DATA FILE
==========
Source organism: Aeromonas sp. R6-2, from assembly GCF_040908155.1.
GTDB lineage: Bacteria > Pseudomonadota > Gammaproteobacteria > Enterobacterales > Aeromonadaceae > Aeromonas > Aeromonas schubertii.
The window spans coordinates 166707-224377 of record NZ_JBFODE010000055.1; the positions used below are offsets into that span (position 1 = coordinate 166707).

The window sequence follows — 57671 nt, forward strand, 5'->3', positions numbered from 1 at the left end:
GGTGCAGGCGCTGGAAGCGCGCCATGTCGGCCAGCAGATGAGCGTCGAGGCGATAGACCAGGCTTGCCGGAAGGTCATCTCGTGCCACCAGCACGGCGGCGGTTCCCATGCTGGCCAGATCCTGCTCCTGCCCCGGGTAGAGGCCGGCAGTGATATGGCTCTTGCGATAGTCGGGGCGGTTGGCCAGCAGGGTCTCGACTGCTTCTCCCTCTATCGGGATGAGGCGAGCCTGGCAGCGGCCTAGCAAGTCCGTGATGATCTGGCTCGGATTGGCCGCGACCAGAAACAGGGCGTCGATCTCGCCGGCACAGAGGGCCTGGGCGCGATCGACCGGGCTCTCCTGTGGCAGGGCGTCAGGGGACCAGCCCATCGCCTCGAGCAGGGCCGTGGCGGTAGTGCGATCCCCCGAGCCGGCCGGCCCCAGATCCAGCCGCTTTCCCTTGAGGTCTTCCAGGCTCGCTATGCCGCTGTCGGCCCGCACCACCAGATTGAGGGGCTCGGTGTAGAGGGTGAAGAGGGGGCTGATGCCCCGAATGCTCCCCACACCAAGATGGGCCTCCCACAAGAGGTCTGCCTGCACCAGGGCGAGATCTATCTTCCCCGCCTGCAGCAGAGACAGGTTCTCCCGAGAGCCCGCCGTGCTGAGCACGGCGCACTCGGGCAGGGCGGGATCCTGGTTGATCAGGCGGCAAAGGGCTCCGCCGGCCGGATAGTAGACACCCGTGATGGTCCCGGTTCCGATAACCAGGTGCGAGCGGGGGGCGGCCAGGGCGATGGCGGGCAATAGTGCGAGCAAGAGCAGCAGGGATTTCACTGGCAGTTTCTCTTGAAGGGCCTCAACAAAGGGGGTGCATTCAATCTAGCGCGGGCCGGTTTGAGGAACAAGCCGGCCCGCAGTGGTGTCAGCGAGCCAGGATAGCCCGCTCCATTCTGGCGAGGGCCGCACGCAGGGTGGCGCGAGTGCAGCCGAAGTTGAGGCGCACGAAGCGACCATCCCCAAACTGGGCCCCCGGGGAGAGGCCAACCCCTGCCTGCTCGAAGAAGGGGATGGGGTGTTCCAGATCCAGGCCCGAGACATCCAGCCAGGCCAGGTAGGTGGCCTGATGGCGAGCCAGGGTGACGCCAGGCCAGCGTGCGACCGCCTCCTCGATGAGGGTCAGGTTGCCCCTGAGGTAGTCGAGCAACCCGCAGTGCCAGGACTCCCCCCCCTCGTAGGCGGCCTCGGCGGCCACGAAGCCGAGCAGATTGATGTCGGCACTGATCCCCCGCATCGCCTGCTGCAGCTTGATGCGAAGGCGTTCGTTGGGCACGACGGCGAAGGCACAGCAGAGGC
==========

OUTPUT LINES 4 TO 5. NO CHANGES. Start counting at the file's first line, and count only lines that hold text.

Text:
The window sequence follows — 57671 nt, forward strand, 5'->3', positions numbered from 1 at the left end:
GGTGCAGGCGCTGGAAGCGCGCCATGTCGGCCAGCAGATGAGCGTCGAGGCGATAGACCAGGCTTGCCGGAAGGTCATCTCGTGCCACCAGCACGGCGGCGGTTCCCATGCTGGCCAGATCCTGCTCCTGCCCCGGGTAGAGGCCGGCAGTGATATGGCTCTTGCGATAGTCGGGGCGGTTGGCCAGCAGGGTCTCGACTGCTTCTCCCTCTATCGGGATGAGGCGAGCCTGGCAGCGGCCTAGCAAGTCCGTGATGATCTGGCTCGGATTGGCCGCGACCAGAAACAGGGCGTCGATCTCGCCGGCACAGAGGGCCTGGGCGCGATCGACCGGGCTCTCCTGTGGCAGGGCGTCAGGGGACCAGCCCATCGCCTCGAGCAGGGCCGTGGCGGTAGTGCGATCCCCCGAGCCGGCCGGCCCCAGATCCAGCCGCTTTCCCTTGAGGTCTTCCAGGCTCGCTATGCCGCTGTCGGCCCGCACCACCAGATTGAGGGGCTCGGTGTAGAGGGTGAAGAGGGGGCTGATGCCCCGAATGCTCCCCACACCAAGATGGGCCTCCCACAAGAGGTCTGCCTGCACCAGGGCGAGATCTATCTTCCCCGCCTGCAGCAGAGACAGGTTCTCCCGAGAGCCCGCCGTGCTGAGCACGGCGCACTCGGGCAGGGCGGGATCCTGGTTGATCAGGCGGCAAAGGGCTCCGCCGGCCGGATAGTAGACACCCGTGATGGTCCCGGTTCCGATAACCAGGTGCGAGCGGGGGGCGGCCAGGGCGATGGCGGGCAATAGTGCGAGCAAGAGCAGCAGGGATTTCACTGGCAGTTTCTCTTGAAGGGCCTCAACAAAGGGGGTGCATTCAATCTAGCGCGGGCCGGTTTGAGGAACAAGCCGGCCCGCAGTGGTGTCAGCGAGCCAGGATAGCCCGCTCCATTCTGGCGAGGGCCGCACGCAGGGTGGCGCGAGTGCAGCCGAAGTTGAGGCGCACGAAGCGACCATCCCCAAACTGGGCCCCCGGGGAGAGGCCAACCCCTGCCTGCTCGAAGAAGGGGATGGGGTGTTCCAGATCCAGGCCCGAGACATCCAGCCAGGCCAGGTAGGTGGCCTGATGGCGAGCCAGGGTGACGCCAGGCCAGCGTGCGACCGCCTCCTCGATGAGGGTCAGGTTGCCCCTGAGGTAGTCGAGCAACCCGCAGTGCCAGGACTCCCCCCCCTCGTAGGCGGCCTCGGCGGCCACGAAGCCGAGCAGATTGATGTCGGCACTGATCCCCCGCATCGCCTGCTGCAGCTTGATGCGAAGGCGTTCGTTGGGCACGACGGCGAAGGCACAGCAGAGGC